We picked the right window this time for we had an absolutely wondrous downwind sail to the large island of Sardinia west of mainland Italy. Once again, sea turtles were everywhere on our passage. Though this passage was much smoother than our last, it was not without excitement– at 1 AM on the first night out, while crossing the shipping channels at the northern tip of Tunisa, Chay encountered a freighter moving very quickly that apparently did not see us even with our very bright spreader lights turned on! Chay quickly turned on the engine and motored us clear of the freighter, who passed us going extremely fast and very up close and personal. About 10 minutes later we were hit by the freighter’s wake – holy cow! We all hung on as Esprit rolled back & forth from gunwale to gunwale. The rest of the passage was smooth sailing until the last 6 hours when the winds died and we had to motor. (We sailed 87% of the 180 mile passage.)
Forty-five hours after leaving Tunisia, we arrived in the small port of Arbatax, anchored just outside the breakwater, and dinghied in to check into Italy. It was déjà vu of our entry into Venice last year! No one seemed to know what to do with us. One of the customs officers got us on a little city bus to take us to the police to get our passports stamped. Fifty minutes later we were at the police station and they didn’t know what to do with us either, especially since Jamie wasn’t with us (he stayed on the boat to make sure she stayed put). After the police made a few phone calls, they drove us back to the port and took us to the Marina D’Arbatax office. Apparently, the marina office handles the paperwork for checking in, and you can’t be at anchor when checking in but must be in the Marina. So the police officers drove us to the dinghy to expedite the process and waited for us while we dinghied back to Esprit, pulled up anchor, got the fenders and dock lines ready while Katie filled out the paperwork for checking in while we entered the marina (a five minute trip). We tied off in the berth and returned to the office where, yes, we were cleared into the country. It doesn’t appear that the officials in Italy are used to non-EU/Schengen boats arriving/checking in to their country.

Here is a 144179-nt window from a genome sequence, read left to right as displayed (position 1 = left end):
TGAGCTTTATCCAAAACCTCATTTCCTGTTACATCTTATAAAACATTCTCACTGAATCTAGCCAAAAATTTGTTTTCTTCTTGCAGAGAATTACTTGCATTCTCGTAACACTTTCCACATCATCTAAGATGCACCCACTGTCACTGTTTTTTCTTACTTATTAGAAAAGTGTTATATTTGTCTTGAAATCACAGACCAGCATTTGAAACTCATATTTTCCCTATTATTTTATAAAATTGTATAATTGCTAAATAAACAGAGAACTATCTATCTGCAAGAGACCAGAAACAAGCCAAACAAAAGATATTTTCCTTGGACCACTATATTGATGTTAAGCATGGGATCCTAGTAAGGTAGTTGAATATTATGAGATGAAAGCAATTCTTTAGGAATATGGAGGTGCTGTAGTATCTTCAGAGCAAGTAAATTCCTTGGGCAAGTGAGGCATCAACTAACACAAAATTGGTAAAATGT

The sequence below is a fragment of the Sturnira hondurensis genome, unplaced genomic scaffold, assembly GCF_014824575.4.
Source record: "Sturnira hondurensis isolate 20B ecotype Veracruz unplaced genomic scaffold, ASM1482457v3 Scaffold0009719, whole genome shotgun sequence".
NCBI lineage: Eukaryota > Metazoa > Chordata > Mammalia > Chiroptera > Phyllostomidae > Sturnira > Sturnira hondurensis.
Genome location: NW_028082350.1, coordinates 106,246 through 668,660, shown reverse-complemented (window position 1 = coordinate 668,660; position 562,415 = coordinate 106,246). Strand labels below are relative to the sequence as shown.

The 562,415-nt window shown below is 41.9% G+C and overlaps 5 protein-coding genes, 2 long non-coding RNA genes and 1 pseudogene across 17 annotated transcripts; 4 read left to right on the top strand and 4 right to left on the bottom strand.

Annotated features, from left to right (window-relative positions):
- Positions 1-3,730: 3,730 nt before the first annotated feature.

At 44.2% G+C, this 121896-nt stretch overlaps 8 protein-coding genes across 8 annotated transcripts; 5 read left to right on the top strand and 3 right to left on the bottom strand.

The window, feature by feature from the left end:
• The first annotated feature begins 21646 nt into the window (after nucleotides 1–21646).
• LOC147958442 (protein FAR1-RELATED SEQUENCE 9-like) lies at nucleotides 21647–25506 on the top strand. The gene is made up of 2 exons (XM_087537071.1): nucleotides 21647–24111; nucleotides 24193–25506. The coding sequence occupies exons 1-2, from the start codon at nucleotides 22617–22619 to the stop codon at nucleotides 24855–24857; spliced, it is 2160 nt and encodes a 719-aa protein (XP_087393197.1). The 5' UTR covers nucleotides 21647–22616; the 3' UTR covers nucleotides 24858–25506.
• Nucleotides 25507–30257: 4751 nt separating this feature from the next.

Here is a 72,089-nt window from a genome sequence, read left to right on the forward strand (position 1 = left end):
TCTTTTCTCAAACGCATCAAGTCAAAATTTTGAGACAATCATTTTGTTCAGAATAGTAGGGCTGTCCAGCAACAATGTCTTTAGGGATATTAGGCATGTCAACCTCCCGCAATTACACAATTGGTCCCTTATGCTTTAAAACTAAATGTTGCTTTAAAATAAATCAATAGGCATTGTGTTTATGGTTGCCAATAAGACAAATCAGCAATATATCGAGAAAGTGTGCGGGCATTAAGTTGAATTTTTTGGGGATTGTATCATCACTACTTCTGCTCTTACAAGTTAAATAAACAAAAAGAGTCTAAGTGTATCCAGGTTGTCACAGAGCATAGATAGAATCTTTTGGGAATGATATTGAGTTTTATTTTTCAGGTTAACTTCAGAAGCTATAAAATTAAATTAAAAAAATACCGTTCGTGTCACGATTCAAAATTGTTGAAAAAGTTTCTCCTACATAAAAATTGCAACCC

We decided to travel inland to get a flavor for the island which is very mountainous and beautiful, so we rented a car for a day and visited the “Grand Canyon of Europe.” Although it does not quite compare – at all – to the actual Grand Canyon, it is a very pretty gorge. It took us 3 hours round trip to hike up and down an extremely steep mountain trail – and were we sore and tired when we arrived back at the top! It was a bit more strenuous than we expected.
In between touring and sailing, Chay had to take apart and clean the Watermaker motor – a critical piece of equipment when it comes to having drinking water on board. It was full of carbon dust, the bearing was frozen, and the brushes were oddly worn. It’s a wonder that it worked this long! We’ve met a few cruisers who are heading west across the Atlantic this year as we plan to do, but for the most part the folks we have met spend a few months cruising the Med, and then settle down in a marina somewhere for the winter and wait for the next cruising season. The Med appears to be like the Sea of Cortez/Mexico – a sort of Hotel California! The weather has been cool so far this year – mid-70’s during the day; a drastic change from last year when we were burning up by the end of May – 90 during the day! Cold during night passages, but comfortable for sleeping.